Where are travel nurses needed in the US?

Within the last decade, the United States healthcare industry has undergone various changes including the implementation of the Affordable Care Act.  

According to the US Healthcare Staffing Market Assessment performed by the Staffing Industry Analysts (SIA), the largest geographic shortages of nurses are to be expected in California, Texas, New Jersey, and South Carolina by 2030. 

High Demand States

  • California is expected to have a shortage of roughly 44,000 nurses by 2030, according to the SIA report. This presents an enormous problem for the Golden State considering how large the state and population is. However, this provides an opportunity for travel nurses to come to California to take advantage of the shortage and experience the West Coast.
  • Texas is expected to have a shortage of roughly 15,000 nurses by 2030. Texas, just like California, is one of the largest states in the nation, but the major difference is the population. According to the 2010 Census, Texas has close to 29 million people versus California with roughly 39.5 million people – a 10 million difference. This is yet another opportunity for travel nurses who wish to experience the southern region of the US.
  • New Jersey is expected to have a shortage of roughly 11,000 nurses by 2030. The only state in the Northeast region of the US to experience a shortage. However, neighboring states like New York will experience a surplus in nurses, which can have a positive impact on NJ.
  • South Carolina is expected to have a shortage of roughly 10,000 nurses by 2030, while North Carolina is expected to have a surplus of roughly 16,000 nurses. 

Why this matters?

Nurses are the life and blood of hospitals. Travel nurses often provide valuable work to the hospital staff by filling in where demand is needed. With the shortages, nurses on staff may be overworked, which can lead to some issues including mental health, physical health, illness, or decreased work performance. 

It’s important to understand what is happening within the industry because without nurses hospitals may crumble. 

What does it mean for nurses?

California and Texas are the most populous states in the nation but also have the largest demand for nurses. This presents an abundance of opportunities for traveling nurses to fill in at hospitals throughout California or Texas. A nurse can start in Southern California and work their way up to Northern California to not only experience two different regions but to fulfill the nursing demands across California.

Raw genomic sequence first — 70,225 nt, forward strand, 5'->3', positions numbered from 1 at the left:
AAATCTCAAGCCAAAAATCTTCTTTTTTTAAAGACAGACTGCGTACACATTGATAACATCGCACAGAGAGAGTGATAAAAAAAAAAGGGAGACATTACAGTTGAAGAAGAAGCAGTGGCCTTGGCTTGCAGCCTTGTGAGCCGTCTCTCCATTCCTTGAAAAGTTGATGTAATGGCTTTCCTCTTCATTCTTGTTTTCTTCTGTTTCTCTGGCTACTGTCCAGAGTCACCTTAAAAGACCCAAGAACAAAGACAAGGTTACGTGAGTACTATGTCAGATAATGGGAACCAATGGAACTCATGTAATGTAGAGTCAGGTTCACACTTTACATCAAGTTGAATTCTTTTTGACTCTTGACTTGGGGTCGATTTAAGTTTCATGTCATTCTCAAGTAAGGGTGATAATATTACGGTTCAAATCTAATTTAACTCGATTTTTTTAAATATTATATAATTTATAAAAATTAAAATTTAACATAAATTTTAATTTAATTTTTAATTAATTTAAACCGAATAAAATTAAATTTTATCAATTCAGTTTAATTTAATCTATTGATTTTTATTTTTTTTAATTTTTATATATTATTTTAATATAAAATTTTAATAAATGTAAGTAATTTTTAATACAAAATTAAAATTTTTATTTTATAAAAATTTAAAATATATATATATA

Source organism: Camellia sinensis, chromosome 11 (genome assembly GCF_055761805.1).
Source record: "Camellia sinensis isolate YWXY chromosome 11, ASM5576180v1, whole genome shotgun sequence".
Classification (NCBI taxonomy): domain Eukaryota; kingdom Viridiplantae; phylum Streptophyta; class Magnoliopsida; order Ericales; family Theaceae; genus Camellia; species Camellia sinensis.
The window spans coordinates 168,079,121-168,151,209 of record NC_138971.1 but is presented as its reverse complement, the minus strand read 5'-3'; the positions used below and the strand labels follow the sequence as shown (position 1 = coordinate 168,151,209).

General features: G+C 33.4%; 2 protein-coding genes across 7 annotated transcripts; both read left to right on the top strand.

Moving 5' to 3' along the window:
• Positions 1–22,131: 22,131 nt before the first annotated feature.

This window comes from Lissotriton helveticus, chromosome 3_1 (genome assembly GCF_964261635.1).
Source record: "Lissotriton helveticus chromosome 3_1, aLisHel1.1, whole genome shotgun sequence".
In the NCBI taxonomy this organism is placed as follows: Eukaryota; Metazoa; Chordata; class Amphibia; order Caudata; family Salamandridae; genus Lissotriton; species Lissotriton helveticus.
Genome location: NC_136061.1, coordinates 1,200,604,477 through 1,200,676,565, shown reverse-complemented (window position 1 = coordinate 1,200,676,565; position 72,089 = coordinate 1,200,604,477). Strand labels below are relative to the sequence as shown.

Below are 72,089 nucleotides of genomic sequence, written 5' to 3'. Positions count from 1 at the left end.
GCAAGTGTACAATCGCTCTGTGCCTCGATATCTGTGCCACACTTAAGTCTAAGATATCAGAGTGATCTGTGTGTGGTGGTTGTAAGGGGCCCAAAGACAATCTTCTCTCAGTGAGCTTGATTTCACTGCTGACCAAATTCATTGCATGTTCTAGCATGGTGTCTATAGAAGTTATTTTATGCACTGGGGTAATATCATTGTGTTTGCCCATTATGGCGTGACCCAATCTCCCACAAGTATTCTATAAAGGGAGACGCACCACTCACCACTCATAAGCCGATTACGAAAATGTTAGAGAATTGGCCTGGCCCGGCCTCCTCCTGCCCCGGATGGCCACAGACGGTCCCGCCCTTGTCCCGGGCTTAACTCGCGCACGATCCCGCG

Other states like Alaska, South Dakota, and Georgia are also expected to have a shortage of nurses. However, the demand for nurses in these states isn’t as high as California or Texas with demand reaching as low as 2,000. 

The majority of states in the US have enough nurses to fill hospitals, but that should not discourage anyone from applying! There will always be competition for any travel nursing position, so put your best foot forward and be open to different possibilities! As a traveler, you should always expect the unexpected.

What’s next?

The next step for any travel nurse is to do research! Knowing the requirements to apply for out-of-state positions beforehand will help during the application process and avoid any delays. Each state is different and each state will have a different process to receive a certification to practice medicine, so please be cautious! 

Get in contact with one of our travel nursing recruiters and we can give a rundown on the requirements to be considered for a travel nursing assignment with KPG Healthcare. You should also sit-down with yourself to figure out where you want to go and what the necessary steps are to get to where you want to go. 

Overall, travel nursing provides opportunity, flexibility and exploration within yourself and the world. It’s important to remember to have a plan, do research and know your options! KPG Healthcare offers assignments across the US, get in touch with one of our recruiters ([email protected]) to get more information!